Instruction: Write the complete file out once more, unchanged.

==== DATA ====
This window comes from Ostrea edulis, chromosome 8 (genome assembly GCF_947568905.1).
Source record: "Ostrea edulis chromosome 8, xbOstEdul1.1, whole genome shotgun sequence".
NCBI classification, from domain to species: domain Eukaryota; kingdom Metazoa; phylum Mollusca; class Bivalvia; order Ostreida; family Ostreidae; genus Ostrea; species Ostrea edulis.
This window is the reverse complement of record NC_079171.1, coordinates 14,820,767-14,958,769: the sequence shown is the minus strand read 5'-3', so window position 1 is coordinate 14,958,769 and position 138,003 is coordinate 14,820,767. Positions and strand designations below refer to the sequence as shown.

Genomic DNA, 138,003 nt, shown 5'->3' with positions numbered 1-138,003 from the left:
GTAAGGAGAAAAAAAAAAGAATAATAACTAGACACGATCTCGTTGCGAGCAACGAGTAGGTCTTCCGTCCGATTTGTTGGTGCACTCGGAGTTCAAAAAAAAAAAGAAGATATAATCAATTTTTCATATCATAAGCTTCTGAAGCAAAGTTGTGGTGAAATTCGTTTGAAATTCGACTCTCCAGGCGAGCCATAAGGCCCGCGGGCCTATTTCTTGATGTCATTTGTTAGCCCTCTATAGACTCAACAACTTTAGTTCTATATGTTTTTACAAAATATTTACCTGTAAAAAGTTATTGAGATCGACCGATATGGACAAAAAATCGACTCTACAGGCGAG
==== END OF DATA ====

This window comes from Ostrea edulis, chromosome 8 (genome assembly GCF_947568905.1).
Source record: "Ostrea edulis chromosome 8, xbOstEdul1.1, whole genome shotgun sequence".
NCBI classification, from domain to species: domain Eukaryota; kingdom Metazoa; phylum Mollusca; class Bivalvia; order Ostreida; family Ostreidae; genus Ostrea; species Ostrea edulis.
This window is the reverse complement of record NC_079171.1, coordinates 14,820,767-14,958,769: the sequence shown is the minus strand read 5'-3', so window position 1 is coordinate 14,958,769 and position 138,003 is coordinate 14,820,767. Positions and strand designations below refer to the sequence as shown.

Genomic DNA, 138,003 nt, shown 5'->3' with positions numbered 1-138,003 from the left:
GTAAGGAGAAAAAAAAAAGAATAATAACTAGACACGATCTCGTTGCGAGCAACGAGTAGGTCTTCCGTCCGATTTGTTGGTGCACTCGGAGTTCAAAAAAAAAAAGAAGATATAATCAATTTTTCATATCATAAGCTTCTGAAGCAAAGTTGTGGTGAAATTCGTTTGAAATTCGACTCTCCAGGCGAGCCATAAGGCCCGCGGGCCTATTTCTTGATGTCATTTGTTAGCCCTCTATAGACTCAACAACTTTAGTTCTATATGTTTTTACAAAATATTTACCTGTAAAAAGTTATTGAGATCGACCGATATGGACAAAAAATCGACTCTACAGGCGAG